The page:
Having just told Marcee that Moorhen City Marsh was a shoo-in for Common Gallinule, the American Birding Association's new name for the "moorhen", we saw none when we arrived. The area (named by a small group of us birders) is a back water of the Salt River that is full of marsh reeds off shore but also includes a nice ring of water flowing in, out and around it. Lois spied our first Greater Roadrunner of the day but when we reached the marsh, there were no Common Gallinule in sight. Given that we had been hearing hunter's guns all morning, there may have been good reason.  Before we left, two birds ventured out from the marsh grasses to swim right beside them.

Common Gallinule (formerly Moorhen)
Granite Reef was Stop #4. The temperature had become comfortable -- 52°F. Marcee carried her spotting scope here since waterfowl was present on the wide river from the picnic area where we began all the way west to the dam. Without the scope, I could not have discerned 75% of the ducks out there. Common Goldeneye and Bufflehead were outstanding among the usual Gadwall, American Wigeon, Northern Pintails, Ring-necked and Ruddy Ducks. Across the river close to the dam, we could also pick out Black-crowned Night Heron and Great Blues perched in trees on Tribal Land (north side of river).

Most surprising to me here were the two wild horses. This is the first time I've seen them at Granite Reef although evidence of prior visits was visible. 

Wild horses at Granite Reef - parking lot area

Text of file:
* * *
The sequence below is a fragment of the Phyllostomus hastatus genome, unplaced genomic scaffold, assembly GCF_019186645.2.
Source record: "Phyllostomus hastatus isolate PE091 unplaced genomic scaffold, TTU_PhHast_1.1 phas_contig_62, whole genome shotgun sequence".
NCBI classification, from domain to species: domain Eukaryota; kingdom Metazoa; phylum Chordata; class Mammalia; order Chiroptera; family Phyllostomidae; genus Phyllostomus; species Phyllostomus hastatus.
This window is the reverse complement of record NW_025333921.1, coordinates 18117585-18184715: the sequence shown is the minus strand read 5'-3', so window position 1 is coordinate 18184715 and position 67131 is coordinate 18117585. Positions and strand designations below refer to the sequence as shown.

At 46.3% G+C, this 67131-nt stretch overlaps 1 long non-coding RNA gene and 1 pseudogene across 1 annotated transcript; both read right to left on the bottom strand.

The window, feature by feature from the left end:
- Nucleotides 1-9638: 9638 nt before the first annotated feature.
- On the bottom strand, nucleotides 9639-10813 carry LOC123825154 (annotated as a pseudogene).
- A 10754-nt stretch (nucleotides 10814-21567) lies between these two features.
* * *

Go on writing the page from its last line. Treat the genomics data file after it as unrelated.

Marcee left at this point (noontime) but Lois and I had decided to continue on with our quest.
So, we began at Blue Point Recreation area where we birded for a while, then ate our lunch at a picnic ramada. We were visited by a nice guest.

Beep-Beep! -- Greater Roadrunner
Before we finished lunch, at least 20 cars had arrived full of families ready to enjoy the out-of-doors. Wind was picking up and too many people at Blue Point made it an easy decision to walk across Bush Highway to explore Pebble Beach. I seldom bird here but found it interesting with possibilities for deeper birding. Phainopepla have a corner on the real estate!  Our estimate of 15 birds is conservative.

Next stop at the Water User's Area (put-in for tubers) turned up very few birds -- ones we had already seen, so we continued on to Butcher Jones Beach area, where we hoped the crowds might be dwindling.  Well...somewhat.  A photo shoot of a beautiful blue-clad "mermaid" was fascinating but we turned our focus to the ducks off shore. Among the expected species were some gulls that I concluded (?) were all Ring-billed Gulls. 

Last stop of the day (#9) was at Saguaro del Norte. We turned left as soon as we entered Saguaro Lake to go past the unmanned gate. I have the necessary pass. The road leads along the north shore of the lake with two wide boat ramps. Beyond that, the road continues with parking next to a sidewalk by the lake -- on our right side (south); and on the north side of the road is desert habitat and canyon wall. With winds getting stronger, I didn't bother with my spotting scope or we may have had more species here. With boats still running up and down the lake, I doubt we would have had much success. That being said, we were totally jazzed by the sight of so many WHITE-THROATED SWIFTS flying in to roost for the night beginning around 5:00 p.m. We estimated 75. . . with more to come, I'm sure.

The first day of 2016 gave me the basic opportunity to enjoy the energy of the universe where it seems most available to me - outside, in natural settings. That the sun was shining and the temperature rose from 35-65 degrees also boosted our energy throughout the day. When exhilaration turns to quiet and peaceful exhaustion, I know I've had a wonderful day of birding. Thank you, Lois! == 73 species of birds for the day.

And HAPPY NEW YEAR to all of you!